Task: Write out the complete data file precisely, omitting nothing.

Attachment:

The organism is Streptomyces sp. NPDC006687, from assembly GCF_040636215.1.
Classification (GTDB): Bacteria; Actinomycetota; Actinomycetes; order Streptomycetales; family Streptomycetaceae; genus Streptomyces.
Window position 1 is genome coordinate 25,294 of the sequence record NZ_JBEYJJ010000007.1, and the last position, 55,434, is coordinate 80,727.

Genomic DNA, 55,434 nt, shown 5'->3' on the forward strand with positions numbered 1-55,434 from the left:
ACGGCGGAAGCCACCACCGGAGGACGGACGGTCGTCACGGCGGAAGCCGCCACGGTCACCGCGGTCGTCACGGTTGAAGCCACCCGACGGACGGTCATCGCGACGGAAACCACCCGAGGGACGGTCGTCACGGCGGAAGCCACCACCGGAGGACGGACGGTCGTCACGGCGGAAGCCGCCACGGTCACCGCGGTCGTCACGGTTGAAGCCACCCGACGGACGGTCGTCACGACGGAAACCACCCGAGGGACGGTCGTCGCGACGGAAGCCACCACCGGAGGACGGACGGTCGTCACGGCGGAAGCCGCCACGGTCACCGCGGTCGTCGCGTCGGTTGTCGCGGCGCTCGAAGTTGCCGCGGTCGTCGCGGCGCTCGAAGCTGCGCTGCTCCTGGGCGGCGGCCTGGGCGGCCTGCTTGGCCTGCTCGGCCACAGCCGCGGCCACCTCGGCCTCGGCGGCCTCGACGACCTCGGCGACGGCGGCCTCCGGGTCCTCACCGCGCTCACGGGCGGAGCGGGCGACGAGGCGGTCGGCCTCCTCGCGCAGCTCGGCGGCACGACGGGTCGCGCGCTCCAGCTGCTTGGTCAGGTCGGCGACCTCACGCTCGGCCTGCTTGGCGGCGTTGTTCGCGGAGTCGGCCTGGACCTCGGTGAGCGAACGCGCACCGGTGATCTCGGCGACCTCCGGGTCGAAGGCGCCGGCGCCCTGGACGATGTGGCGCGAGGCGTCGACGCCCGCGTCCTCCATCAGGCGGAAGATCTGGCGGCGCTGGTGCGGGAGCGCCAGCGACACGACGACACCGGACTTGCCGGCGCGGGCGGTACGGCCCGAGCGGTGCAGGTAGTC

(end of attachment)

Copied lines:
The organism is Streptomyces sp. NPDC006687, from assembly GCF_040636215.1.
Classification (GTDB): Bacteria; Actinomycetota; Actinomycetes; order Streptomycetales; family Streptomycetaceae; genus Streptomyces.
Window position 1 is genome coordinate 25,294 of the sequence record NZ_JBEYJJ010000007.1, and the last position, 55,434, is coordinate 80,727.

Genomic DNA, 55,434 nt, shown 5'->3' on the forward strand with positions numbered 1-55,434 from the left:
ACGGCGGAAGCCACCACCGGAGGACGGACGGTCGTCACGGCGGAAGCCGCCACGGTCACCGCGGTCGTCACGGTTGAAGCCACCCGACGGACGGTCATCGCGACGGAAACCACCCGAGGGACGGTCGTCACGGCGGAAGCCACCACCGGAGGACGGACGGTCGTCACGGCGGAAGCCGCCACGGTCACCGCGGTCGTCACGGTTGAAGCCACCCGACGGACGGTCGTCACGACGGAAACCACCCGAGGGACGGTCGTCGCGACGGAAGCCACCACCGGAGGACGGACGGTCGTCACGGCGGAAGCCGCCACGGTCACCGCGGTCGTCGCGTCGGTTGTCGCGGCGCTCGAAGTTGCCGCGGTCGTCGCGGCGCTCGAAGCTGCGCTGCTCCTGGGCGGCGGCCTGGGCGGCCTGCTTGGCCTGCTCGGCCACAGCCGCGGCCACCTCGGCCTCGGCGGCCTCGACGACCTCGGCGACGGCGGCCTCCGGGTCCTCACCGCGCTCACGGGCGGAGCGGGCGACGAGGCGGTCGGCCTCCTCGCGCAGCTCGGCGGCACGACGGGTCGCGCGCTCCAGCTGCTTGGTCAGGTCGGCGACCTCACGCTCGGCCTGCTTGGCGGCGTTGTTCGCGGAGTCGGCCTGGACCTCGGTGAGCGAACGCGCACCGGTGATCTCGGCGACCTCCGGGTCGAAGGCGCCGGCGCCCTGGACGATGTGGCGCGAGGCGTCGACGCCCGCGTCCTCCATCAGGCGGAAGATCTGGCGGCGCTGGTGCGGGAGCGCCAGCGACACGACGACACCGGACTTGCCGGCGCGGGCGGTACGGCCCGAGCGGTGCAGGTAGTC